PG&E also wants to replace mobile diesel generation with cleaner alternatives, but developing and deploying cleaner mobile technologies will require a coordinated effort over time, according to utility spokesman Paul Doherty.
"Prohibiting diesel and natural gas mobile generators after 2020 for PSPS mitigation without a comprehensive analysis of alternatives, as some parties propose, that would need to include technical, operational, safety, and logistical perspectives, is a short-sighted approach that fails to adequately consider the critical importance and the operational and logistical complexities of utilizing temporary generation in reducing the impacts of PSPS events," he told Utility Dive via email.
A request for information issued by PG&E earlier this year indicated that cleaner, temporary generation faces multiple hurdles related to feasibility, supply and cost, he said.
Proposals to forbid diesel generation could harm public safety, PG&E said in its comments. It could also lead customers to turn to smaller gasoline and diesel generators, which are inefficient, present safety risks, and will likely result in higher emissions, according to PG&E.
"Further, keeping the grid energized with centralized mobile generators overseen by trained electrical staff is a safer solution than individual homeowners deploying makeshift back-up solutions on their own premises during high wildfire threat conditions," it added in its reply comments.
Temporary diesel generation is "a tough pill to swallow but at the same time, we’re really happy to see the proposed decision affirm it’s not a long-term resiliency strategy," Jin Noh, policy manager at the California Energy Storage Alliance, told Utility Dive.
Cleaner solutions like solar-plus-storage or fuel cells should be possible with a runway of a year or so to actually deploy the systems, he added. However, "solar-plus-storage alone doesn’t meet all resiliency needs and so naturally, there is a need to have fuel cells or generators fueled by renewable gas, for example," he added.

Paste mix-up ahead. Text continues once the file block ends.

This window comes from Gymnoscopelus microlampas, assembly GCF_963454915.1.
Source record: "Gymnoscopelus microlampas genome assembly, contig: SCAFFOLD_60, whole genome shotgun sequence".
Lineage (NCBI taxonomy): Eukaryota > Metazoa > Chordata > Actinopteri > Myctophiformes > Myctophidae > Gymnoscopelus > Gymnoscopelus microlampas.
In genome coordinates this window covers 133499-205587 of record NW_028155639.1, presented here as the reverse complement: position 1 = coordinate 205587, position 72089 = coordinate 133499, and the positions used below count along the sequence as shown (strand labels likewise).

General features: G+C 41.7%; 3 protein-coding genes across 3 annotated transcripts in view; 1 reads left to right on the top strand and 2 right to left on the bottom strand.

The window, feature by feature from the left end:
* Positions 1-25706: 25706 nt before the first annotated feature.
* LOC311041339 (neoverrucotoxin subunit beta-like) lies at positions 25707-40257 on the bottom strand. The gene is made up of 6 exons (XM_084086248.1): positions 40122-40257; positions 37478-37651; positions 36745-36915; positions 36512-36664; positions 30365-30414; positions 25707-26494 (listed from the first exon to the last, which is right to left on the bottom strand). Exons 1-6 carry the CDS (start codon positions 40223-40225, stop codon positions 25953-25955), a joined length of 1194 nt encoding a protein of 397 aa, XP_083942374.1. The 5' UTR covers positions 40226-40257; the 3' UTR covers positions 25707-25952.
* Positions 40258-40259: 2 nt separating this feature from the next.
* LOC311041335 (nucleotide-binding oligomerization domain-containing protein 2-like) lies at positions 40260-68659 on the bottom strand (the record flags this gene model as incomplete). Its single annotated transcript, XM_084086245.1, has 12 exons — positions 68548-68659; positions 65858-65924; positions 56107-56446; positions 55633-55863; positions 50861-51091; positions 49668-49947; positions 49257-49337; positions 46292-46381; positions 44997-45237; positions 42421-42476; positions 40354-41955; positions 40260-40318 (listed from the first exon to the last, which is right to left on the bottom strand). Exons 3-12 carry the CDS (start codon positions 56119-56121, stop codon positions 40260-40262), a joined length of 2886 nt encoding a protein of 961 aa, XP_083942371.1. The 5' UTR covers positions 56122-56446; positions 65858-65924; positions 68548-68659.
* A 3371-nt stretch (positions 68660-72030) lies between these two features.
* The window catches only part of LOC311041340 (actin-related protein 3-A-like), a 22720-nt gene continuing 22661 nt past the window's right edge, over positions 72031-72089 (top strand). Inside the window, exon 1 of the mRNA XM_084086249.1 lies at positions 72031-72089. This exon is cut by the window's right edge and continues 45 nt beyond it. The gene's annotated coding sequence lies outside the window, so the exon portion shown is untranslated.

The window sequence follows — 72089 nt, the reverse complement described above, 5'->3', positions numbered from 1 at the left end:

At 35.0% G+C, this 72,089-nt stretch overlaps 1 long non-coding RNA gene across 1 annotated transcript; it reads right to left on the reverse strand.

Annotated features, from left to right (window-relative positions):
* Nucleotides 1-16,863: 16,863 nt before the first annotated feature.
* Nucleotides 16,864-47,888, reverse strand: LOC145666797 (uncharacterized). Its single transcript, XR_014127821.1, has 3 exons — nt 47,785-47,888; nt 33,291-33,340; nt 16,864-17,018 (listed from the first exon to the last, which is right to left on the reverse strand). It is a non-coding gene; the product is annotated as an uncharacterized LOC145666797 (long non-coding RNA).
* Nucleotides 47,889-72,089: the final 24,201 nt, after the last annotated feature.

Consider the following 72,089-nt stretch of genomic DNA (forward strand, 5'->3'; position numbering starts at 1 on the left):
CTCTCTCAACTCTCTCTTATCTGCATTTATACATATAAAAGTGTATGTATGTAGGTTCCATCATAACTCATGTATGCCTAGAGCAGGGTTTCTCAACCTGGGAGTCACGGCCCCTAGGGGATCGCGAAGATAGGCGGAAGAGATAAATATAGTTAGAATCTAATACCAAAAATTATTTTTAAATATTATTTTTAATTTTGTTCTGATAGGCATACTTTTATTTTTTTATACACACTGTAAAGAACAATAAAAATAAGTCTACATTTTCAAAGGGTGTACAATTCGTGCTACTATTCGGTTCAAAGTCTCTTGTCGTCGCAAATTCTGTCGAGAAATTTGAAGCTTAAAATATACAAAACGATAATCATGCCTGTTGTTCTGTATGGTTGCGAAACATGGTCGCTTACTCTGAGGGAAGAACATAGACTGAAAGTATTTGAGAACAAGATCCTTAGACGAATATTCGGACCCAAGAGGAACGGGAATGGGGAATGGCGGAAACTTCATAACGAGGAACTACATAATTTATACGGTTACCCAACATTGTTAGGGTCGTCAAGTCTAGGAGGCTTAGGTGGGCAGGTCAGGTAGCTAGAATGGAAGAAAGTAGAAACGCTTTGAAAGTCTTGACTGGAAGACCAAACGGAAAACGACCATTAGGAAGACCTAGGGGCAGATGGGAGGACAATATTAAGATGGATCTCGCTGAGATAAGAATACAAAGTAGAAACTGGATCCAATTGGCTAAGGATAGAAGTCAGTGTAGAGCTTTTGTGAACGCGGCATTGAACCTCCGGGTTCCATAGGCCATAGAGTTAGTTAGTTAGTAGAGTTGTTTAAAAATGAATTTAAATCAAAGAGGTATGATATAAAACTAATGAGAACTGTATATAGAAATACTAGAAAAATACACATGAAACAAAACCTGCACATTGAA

A report prepared by the Brattle Group for Enchanted Rock, a natural gas microgrid developer, came to a similar conclusion. Natural gas and renewable natural gas (RNG) generators, as well as "hybrid" systems with solar, storage and RNG, are economically and technically viable, the report found. But "while standalone solar-plus-storage systems have a highly positive outlook as bulk system resources for providing value in the California Independent System Operator market, microgrids running only on solar and storage are effectively infeasible for distribution system applications requiring 100% reliability over four consecutive days."
California’s state policy is leaning towards clean energy, Luis Amezcua, senior campaign representative with Sierra Club, told Utility Dive. Utilities should be looking at a mix of resources, specific to each area, that can provide resilience benefits and that mix could include distributed solar, distributed storage, demand response and energy efficiency, he said.
"It can’t just be storage or something else — it has to be a combination of different resources to really meet that need and I think putting in that effort and trying to figure out what the creative solution is should go first and be prioritized," over fossil fuel investments, he said.
CORRECTION: a previous version of this story said the amount of temporary generation PG&E plans to deploy is confidential. PG&E has reserved around 450 MW of temporary generation for 2020.